UAE Regional Climate Dialogue

A Shared Commitment to Renewable Energy and Climate Change

The UAE is the host of the United Nations Climate Change Conference, or COP28, in 2023. In a region with extreme heat and scarce natural water sources, the UAE is taking aggressive action to meet the global climate challenge and believes low-carbon investments will support economic growth and job creation.

Partnerships between the UAE and US are driving advances in sustainability and clean energy technology. Emirati experts and officials work with the US and other international partners to strengthen cooperation around shared sustainability goals.

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UAE-US Initiatives

Cooperation with the United States is central to the UAE’s climate plan. The UAE was one of 40 countries to participate in the White House Leaders Summit on Climate in April 2021, where the US and UAE announced the Agricultural Innovation Mission for Climate. The joint initiative officially launched at COP26 with the support of over 30 countries and 45 non-government partners. AIM for Climate has already raised $4 billion of increased investment to accelerate innovation for climate-smart agriculture and food systems over the next five years.

Ahead of the White House summit, Special Presidential Envoy for Climate John Kerry visited the UAE and highlighted the UAE's climate leadership. Following bilateral discussions, the UAE and US committed to taking action against climate change and working to accelerate economic growth and sustainable development.

Click here to learn about the actions and initiatives the UAE Special Envoy for Climate Change is leading to address the climate crisis.

UAE Adoption of Clean Energy

The UAE has pioneered renewable energy in the heart of the hydrocarbon industry and has committed to reach net zero emissions by 2050. This builds on the UAE's second UNFCCC Nationally Determined Contribution (NDC) submitted in December 2020, which made it the first country in the region to commit to an economy-wide reduction in greenhouse gas emissions by 2030.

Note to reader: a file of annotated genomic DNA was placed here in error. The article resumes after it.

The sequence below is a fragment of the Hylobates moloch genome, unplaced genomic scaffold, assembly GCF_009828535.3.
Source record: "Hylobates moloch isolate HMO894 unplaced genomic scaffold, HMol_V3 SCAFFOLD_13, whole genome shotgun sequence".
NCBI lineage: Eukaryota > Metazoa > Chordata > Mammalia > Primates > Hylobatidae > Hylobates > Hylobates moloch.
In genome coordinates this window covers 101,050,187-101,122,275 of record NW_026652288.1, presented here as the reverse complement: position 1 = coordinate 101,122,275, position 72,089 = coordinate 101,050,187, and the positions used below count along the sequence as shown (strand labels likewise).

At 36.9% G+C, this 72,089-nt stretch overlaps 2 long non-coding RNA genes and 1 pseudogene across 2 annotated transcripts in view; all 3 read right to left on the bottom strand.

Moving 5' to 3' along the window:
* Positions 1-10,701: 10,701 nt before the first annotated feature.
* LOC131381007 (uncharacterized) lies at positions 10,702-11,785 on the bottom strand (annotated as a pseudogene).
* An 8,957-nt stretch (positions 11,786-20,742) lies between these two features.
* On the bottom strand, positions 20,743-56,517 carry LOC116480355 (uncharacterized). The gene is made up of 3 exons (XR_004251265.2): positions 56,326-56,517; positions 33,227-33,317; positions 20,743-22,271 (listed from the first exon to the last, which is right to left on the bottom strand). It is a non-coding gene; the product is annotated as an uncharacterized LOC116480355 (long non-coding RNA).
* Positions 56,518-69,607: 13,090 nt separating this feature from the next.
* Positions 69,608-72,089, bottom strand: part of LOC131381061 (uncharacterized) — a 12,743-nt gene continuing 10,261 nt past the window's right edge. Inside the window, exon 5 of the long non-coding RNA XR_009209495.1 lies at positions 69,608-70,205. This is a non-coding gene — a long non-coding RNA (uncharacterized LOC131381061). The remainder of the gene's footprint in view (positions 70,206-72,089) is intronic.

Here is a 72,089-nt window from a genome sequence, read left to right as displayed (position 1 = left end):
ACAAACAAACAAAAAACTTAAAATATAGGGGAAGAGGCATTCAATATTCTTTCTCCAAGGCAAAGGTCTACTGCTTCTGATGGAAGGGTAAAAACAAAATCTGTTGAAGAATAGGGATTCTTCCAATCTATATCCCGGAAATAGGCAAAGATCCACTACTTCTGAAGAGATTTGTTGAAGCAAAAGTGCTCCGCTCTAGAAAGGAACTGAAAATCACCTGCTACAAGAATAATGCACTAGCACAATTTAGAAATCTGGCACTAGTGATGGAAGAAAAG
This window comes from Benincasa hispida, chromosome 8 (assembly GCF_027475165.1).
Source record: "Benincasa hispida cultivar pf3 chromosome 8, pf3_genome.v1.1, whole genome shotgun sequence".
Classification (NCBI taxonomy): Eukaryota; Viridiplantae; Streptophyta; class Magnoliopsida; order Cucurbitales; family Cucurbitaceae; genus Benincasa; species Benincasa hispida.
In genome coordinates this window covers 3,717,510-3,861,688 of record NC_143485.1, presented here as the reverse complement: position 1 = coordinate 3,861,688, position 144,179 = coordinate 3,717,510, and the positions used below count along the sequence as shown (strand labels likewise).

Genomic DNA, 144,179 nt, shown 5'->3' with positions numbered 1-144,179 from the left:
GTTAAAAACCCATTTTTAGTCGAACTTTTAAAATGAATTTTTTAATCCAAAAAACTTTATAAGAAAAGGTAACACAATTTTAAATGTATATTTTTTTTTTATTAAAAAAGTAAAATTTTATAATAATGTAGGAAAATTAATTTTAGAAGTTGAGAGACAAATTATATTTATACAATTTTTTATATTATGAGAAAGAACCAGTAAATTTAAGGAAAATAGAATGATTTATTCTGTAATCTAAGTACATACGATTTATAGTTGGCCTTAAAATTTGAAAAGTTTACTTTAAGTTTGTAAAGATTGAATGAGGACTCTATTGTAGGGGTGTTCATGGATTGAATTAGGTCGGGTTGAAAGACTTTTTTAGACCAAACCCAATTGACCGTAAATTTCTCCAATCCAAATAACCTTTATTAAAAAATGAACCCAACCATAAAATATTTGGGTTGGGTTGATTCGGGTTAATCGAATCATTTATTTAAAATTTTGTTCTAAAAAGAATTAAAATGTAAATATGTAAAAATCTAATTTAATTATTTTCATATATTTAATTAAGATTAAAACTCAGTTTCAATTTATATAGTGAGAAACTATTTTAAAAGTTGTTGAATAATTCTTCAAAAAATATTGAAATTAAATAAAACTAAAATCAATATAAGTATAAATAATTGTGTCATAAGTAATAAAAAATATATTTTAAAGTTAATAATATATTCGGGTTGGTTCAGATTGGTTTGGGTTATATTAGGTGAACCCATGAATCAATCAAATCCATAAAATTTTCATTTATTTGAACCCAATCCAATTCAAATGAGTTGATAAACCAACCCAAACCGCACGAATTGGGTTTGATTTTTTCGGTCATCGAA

The development of a peaceful nuclear energy sector is a key component of the strategy. With the support of US partners, the Barakah Nuclear Energy Plant will save up to 21 million tons of carbon emissions each year once fully operational.

The UAE is working to lower the carbon impact of hydrocarbons. Recognizing that the world will continue to rely on oil and gas for the midterm, the UAE is a leader in carbon capture, and is reducing the carbon intensity of its production operations. 

Through over 15 years of R&D and policy work, solar energy is now available at 1.35 cents per kilowatt hour, the lowest rate in the world and the cheapest daytime power source vs. all other options in the Middle East.

Dubai Electricity and Water Authority (DEWA) is working with GE to build the Mohammed bin Rashid Al Maktoum Solar Park in Dubai, the world’s largest single-site solar project. At its planned total capacity, it will power up to 1.3 million homes. The solar park will use GE’s liquid-cooled solar inverters to convert solar panel output to grid-ready electrical currents.

Meanwhile, the Noor Abu Dhabi solar park, which began operations in June 2019, will offset the UAE’s carbon dioxide emissions by the equivalent of 200,000 cars per year. UN Secretary General António Guterres visited the site after it launched, calling it “the kind of clean and efficient solution needed to address the global climate emergency.”

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Antonio Guterres

International Engagement

The first Middle Eastern nation to sign the Paris Agreement, the UAE is committed to global partnership and domestic policy for a low-carbon future. In 2010, the International Renewable Energy Agency (IRENA) – an intergovernmental organization that promotes sustainability – established its headquarters in the UAE, marking the first time an international organization with global membership has been headquartered in the region. At COP26, the UAE and IRENA launched the Energy Accelerator Financing Platform to assist countries transition to renewable energy sources.

The UAE also joined the Global Methane Pledge at COP26, which aims to reduce global methane emissions 30% over the next decade.

In January 2021, the UAE launched the Abu Dhabi Hydrogen Alliance, which will advance low-carbon green and blue hydrogen in emerging international markets and help build a substantial hydrogen economy in the UAE. The Abu Dhabi Hydrogen Alliance fits into the UAE’s greater Hydrogen Leadership Roadmap, a national blueprint to support domestic, low-carbon industries,

Beyond its multilateral commitments, the UAE supports global sustainable development. To date, the UAE has invested in renewable energy ventures with a total value of around US$16.8 billion across the globe, from the UK to India to Uzbekistan. The UAE provides $1 billion of aid for renewables to more than 40 countries, with a special focus on island and least-developed nations.

In January 2017, the UAE announced a $50 million fund for renewable energy projects in 16 Caribbean islands. The Caribbean Renewable Energy Fund aims to reduce energy costs in the region and improve energy security. Launched in 2013, the UAE-Pacific Partnership Fund supported renewable energy projects in 11 Pacific Island countries through the allocation of grants.

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